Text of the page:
The union representing workers at Cecil Facer Youth Centre in Sudbury says cutting jobs and beds at the facility isn't an ideal long-term solution.

The detention centre for young men is only half-full, so the province is cutting it down. A total of 16 beds are set to go, along with the 49 staff jobs.

Those guards and teachers affected are members of the Ontario Public Service Employees Union. The union’s president, Warren "Smokey" Thomas said the cutbacks don’t come as a surprise.

"The reason I'm not shocked is they're trying to save money anywhere they can get it," he said. "But these are the types of savings I don't think really reach savings over the long-term for a community."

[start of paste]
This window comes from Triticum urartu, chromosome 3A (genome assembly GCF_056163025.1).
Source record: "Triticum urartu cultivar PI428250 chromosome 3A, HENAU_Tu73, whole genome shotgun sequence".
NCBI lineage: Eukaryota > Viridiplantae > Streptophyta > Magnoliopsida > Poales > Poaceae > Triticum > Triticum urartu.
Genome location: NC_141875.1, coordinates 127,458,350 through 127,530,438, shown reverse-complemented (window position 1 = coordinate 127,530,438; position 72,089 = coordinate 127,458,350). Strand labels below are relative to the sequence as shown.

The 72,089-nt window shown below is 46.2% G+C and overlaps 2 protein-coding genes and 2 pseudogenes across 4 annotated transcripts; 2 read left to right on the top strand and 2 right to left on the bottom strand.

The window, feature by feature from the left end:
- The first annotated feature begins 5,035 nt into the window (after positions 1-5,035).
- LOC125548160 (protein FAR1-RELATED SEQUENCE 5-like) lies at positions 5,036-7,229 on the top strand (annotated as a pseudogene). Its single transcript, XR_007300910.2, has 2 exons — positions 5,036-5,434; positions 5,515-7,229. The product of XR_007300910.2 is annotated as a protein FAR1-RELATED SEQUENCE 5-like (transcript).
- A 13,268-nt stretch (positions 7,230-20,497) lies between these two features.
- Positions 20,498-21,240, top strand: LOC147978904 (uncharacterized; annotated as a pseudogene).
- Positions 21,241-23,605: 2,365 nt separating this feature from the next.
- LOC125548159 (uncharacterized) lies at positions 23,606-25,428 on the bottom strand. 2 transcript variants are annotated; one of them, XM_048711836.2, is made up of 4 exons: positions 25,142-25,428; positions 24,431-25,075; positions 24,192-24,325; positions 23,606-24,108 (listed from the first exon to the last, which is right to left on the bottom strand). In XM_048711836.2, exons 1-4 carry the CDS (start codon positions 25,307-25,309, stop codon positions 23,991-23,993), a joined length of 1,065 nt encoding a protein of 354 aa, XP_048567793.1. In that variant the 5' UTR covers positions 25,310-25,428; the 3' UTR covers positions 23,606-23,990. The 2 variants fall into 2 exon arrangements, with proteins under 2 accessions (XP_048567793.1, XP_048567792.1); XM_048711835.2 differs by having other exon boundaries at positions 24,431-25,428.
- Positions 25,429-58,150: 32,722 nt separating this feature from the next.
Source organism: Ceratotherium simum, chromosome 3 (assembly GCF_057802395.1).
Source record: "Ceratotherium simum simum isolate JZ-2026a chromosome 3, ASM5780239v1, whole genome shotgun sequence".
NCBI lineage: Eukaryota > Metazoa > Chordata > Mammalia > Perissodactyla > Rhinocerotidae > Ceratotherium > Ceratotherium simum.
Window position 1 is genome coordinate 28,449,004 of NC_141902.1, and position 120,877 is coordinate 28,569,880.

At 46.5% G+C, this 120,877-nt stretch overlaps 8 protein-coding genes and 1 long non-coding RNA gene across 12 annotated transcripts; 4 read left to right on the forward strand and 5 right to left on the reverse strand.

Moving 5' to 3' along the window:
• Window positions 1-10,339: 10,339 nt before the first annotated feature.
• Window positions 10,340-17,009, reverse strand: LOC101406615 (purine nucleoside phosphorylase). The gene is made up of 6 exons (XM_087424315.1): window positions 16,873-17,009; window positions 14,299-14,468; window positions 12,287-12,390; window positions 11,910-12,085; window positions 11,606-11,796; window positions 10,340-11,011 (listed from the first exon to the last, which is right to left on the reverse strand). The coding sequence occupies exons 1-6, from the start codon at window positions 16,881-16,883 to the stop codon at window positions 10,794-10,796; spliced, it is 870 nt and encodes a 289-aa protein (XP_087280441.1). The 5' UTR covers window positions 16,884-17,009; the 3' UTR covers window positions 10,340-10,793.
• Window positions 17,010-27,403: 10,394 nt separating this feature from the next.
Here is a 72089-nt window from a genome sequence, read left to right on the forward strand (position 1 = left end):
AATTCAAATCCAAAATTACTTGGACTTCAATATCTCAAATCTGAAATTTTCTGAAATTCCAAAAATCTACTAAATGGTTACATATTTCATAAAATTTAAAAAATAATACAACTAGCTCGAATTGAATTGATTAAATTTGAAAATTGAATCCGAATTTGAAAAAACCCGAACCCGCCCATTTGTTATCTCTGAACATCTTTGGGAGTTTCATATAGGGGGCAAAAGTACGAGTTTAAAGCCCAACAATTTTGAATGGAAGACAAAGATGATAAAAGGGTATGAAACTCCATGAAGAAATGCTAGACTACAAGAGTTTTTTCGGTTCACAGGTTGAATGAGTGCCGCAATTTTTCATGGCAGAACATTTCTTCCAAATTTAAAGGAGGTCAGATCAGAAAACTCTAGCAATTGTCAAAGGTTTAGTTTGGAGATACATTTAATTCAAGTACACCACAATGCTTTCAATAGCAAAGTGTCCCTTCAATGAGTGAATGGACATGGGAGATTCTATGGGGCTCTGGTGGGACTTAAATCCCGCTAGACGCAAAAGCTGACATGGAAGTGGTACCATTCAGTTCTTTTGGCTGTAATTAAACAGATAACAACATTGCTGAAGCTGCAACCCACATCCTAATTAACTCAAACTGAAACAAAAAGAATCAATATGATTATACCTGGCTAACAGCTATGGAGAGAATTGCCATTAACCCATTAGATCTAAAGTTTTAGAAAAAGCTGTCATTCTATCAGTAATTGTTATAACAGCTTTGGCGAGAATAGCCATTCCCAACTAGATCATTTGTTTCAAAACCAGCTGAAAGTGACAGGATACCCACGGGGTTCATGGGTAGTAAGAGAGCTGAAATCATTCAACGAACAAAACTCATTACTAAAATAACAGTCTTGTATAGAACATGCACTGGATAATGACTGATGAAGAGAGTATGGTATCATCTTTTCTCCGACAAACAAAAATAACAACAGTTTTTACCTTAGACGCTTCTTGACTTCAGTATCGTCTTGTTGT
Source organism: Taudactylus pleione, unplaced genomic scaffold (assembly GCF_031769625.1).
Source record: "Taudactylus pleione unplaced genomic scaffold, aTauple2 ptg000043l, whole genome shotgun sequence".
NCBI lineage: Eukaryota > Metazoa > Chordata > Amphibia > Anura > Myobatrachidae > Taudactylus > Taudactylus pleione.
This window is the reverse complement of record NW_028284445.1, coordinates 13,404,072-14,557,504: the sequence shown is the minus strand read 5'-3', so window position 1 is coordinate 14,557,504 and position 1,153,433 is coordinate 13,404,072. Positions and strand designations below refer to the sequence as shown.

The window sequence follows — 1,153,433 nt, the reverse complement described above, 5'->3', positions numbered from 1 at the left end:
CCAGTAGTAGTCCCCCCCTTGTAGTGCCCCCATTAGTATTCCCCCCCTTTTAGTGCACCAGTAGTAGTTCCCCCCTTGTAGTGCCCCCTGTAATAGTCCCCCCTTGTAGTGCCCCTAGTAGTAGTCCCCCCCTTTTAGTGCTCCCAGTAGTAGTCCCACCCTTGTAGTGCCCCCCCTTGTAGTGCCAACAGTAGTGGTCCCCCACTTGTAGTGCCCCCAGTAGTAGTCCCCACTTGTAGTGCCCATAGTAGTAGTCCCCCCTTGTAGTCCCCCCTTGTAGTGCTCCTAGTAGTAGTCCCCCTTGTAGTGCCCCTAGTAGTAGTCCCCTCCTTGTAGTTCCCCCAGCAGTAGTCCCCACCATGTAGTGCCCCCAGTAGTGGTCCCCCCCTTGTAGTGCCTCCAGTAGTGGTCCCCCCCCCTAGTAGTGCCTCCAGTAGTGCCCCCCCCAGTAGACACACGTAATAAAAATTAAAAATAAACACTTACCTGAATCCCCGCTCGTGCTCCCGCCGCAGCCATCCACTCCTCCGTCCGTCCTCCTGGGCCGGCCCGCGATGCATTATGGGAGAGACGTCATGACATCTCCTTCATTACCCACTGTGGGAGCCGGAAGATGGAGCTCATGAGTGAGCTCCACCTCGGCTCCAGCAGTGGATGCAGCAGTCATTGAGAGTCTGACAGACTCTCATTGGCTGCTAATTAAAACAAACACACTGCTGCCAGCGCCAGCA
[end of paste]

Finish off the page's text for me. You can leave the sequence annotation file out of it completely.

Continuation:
Thomas said the province should instead transfer some adult inmates to Cecil Facer, saving jobs and easing overcrowding at Ontario prisons.

Helping youth focus on empathy

The province has said the cuts have been made because community programs are successfully keeping young offenders out of custody.

John Rimore, the executive director of the John Howard Society of Sudbury, said the 225 young offenders who would be in the centre are now instead taking music, anger management and other programs through his organization.

"More than anything else, [we need] help to teach these youth to focus on a skill called empathy that says ‘No, you're not the only person in the world,’" Rimore said.

Rimore said this change has been happening slowly since 2003, when the provincial government started pushing community programs, instead of incarceration.